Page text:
The movie is quite experimental when it comes to camera work, we wanted the whole story to be told in a “found footage” style, so everything is viewed through the lens of a personal camcorder, and we ended up choreographing a lot of the camera work with Director of Photography Frederico Imperiale and Director Noelle Soulier, because only Kiara and I were manipulating the camera.

That also meant a lot of work for us as actors too because every scene needed to be a long take. No pick-ups or editing with a different shot. It pushed everyone to their limits, crew included, and I am so grateful that I got to work with such a motivated team. They all understood the project and they worked so hard. The film is currently in its festival run, and we have just received news that we are part of the Official Selection of the 2021 Manchester Lift-Off International Film Festival. I’m thrilled.

Pandora’s Box, as I mentioned earlier, was the first project I wrote entirely for myself, to showcase what kind of person and actor I am. It was destined to be for festivals only and it was a true passion project. I have been inspired by musicians since childhood and I also had several family members dealing with addiction in their life, so this film was very personal and cathartic in a way.

I really loved playing Alex, because sure, he’s a rock star and all, but the whole point was to show him in his everyday struggles rather than on stage and dealing with fame and success. I wanted to show that anyone can be affected, and how they in turn affect their surroundings. It is far more conventional than La Chambre de Claire in terms of cinematography, but oddly enough there is also that element of privacy being invaded, here to reinforce the idea that this happens in everyday life and regardless of your status.

Pandora’s Box got several awards and nominations, including some for my performance, which is something that still amazes me. I am incredibly, incredibly grateful.

Do you have a favorite life lesson quote? Do you have a story about how that was relevant in your life or your work? Any turning points that changed your life forever?

Never expect anything to go as planned. And this can be both a positive and a negative! When I worked on Pandora’s Box, I understood really quickly that no matter the amount of preparation you have, you can’t control everything. The sooner you are able to accept it (and I know it’s hard), the easier things will go. Being prepared assures that you can face shortcomings, but you can’t ever guarantee that everything will go smoothly. People not showing up on set, someone’s car getting towed, equipment failing… It’s stressful, but in the end the film still got made, which is what matters.

Conversely, and I’d say that’s where it absolutely changed my life forever, is in moments like auditions or encounters that turn into something completely unrelated. I remember walking into the sound booth for an audition at Voxx Studios, when they were searching for a male French voice for a TV series dub.

I never got the part, and I was rather disappointed. Unbeknownst to me, the casting director actually liked my takes so much that he asked me to join for the dubbing of a feature film about six months later. And I have been regularly working in voice-acting ever since. You just never know.

Any shoutouts? Who else deserves credit in this story – who has played a meaningful role?

I feel like so many people deserve shoutouts! It would take forever to list everyone. Basically, I want to thank all the people who have worked with me in any capacity, and those who still are today. In this industry, you can’t do everything alone. And of course, my family and friends back in France who are so supportive and from day one told me to absolutely go for it.

Going back to becoming an actor, what kind of movies inspired you? Which stories transport you? Which actor led the path for you to become one? Were there any artists in your family?

I love fantasy and comedy, but I was inspired mostly by sci-fi, adventure and drama. The Alien and Rocky franchises are probably some of my all-time favorites. It’s no surprise that their lead actors have been incredibly influential. Sigourney Weaver as Ellen Ripley will always be one of the greatest heroes and models of mine. Rocky’s story, an underdog who gets a shot at becoming this icon, constantly overcoming greater foes and obstacles, resonates with me and my life choices. I could name many other movies that speak to me: Lost In Translation, the Indiana Jones films, 12 Angry Men, Le Pacte Des Loups… The list goes on.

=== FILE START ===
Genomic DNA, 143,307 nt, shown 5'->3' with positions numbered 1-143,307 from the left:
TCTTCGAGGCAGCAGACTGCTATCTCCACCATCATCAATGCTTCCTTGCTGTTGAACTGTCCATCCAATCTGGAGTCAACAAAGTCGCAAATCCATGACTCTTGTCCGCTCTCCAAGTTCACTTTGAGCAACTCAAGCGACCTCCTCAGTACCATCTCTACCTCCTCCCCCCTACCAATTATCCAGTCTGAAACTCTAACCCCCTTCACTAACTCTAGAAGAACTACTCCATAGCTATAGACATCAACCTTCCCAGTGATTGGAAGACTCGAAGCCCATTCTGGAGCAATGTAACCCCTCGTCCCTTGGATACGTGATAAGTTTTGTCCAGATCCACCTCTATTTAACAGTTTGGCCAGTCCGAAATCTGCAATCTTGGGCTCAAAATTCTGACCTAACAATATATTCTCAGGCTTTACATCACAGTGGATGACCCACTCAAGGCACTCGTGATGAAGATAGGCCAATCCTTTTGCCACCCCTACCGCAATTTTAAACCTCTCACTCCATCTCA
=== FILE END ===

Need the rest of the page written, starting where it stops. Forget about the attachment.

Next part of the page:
Which reminds me, I also admire French actors: Jean Reno, François Cluzet, Marina Fois and Mathilde Seignier, to name a few. But the actor who made me say “I want to do that” is Michael Douglas. Specifically his performance in The Game. I found his character, Nicholas Van Orton, fascinating and mesmerizing, no matter how dark and twisted things were becoming around him. I didn’t even know much of Michael Douglas before this film, but it had a tremendous impact on my life and redefined the way I watch movies.

Oh, and I am the only artist in the family. Like you said, I’m atypical. I guess I like to be the odd one out.

Which directors would you like to work with? And as a director, who would be the dream actor or actress you would love to work with?

From France: Michel Hazanavicius. He directed The Artist and won an Oscar for it, but he also is behind the first two OSS 117 movies, which are spoofs of 60s spy movies and are, to me, the pinnacle of French comedy. It would be an honor to work with someone whose talent has such range.

From the US: Sofia Coppola. I have seen all of her work as a writer/director, but Lost In Translation spoke to me on a whole other level. Bill Murray and Scarlett Johansson’s relationship as two strangers meeting by accident in Tokyo and connecting over their loneliness hit so close to home. I also thoroughly enjoyed Marie-Antoinette and The Bling Ring. If I ever were to direct, I think that, besides all of the people I mentioned earlier, I would specifically add Hiroyuki Sanada. He is a Japanese actor whom I discovered in The Last Samurai, which I believe was his first US film. I got to dig a little deeper and found some of his earlier work in Japan, including his Shakespeare theater work.

He has since appeared in many US productions, and I would say rightfully so. There is a very unique calm intensity that he brings, and it contrasts so much with the work he has done in theater. I feel like I could learn so much from working with him and clearly his commitment to the craft is stellar. Certainly, an example to follow.

Interview Los Angeles lea Carlsen and Lou Jefferson for SpLAshPR Agency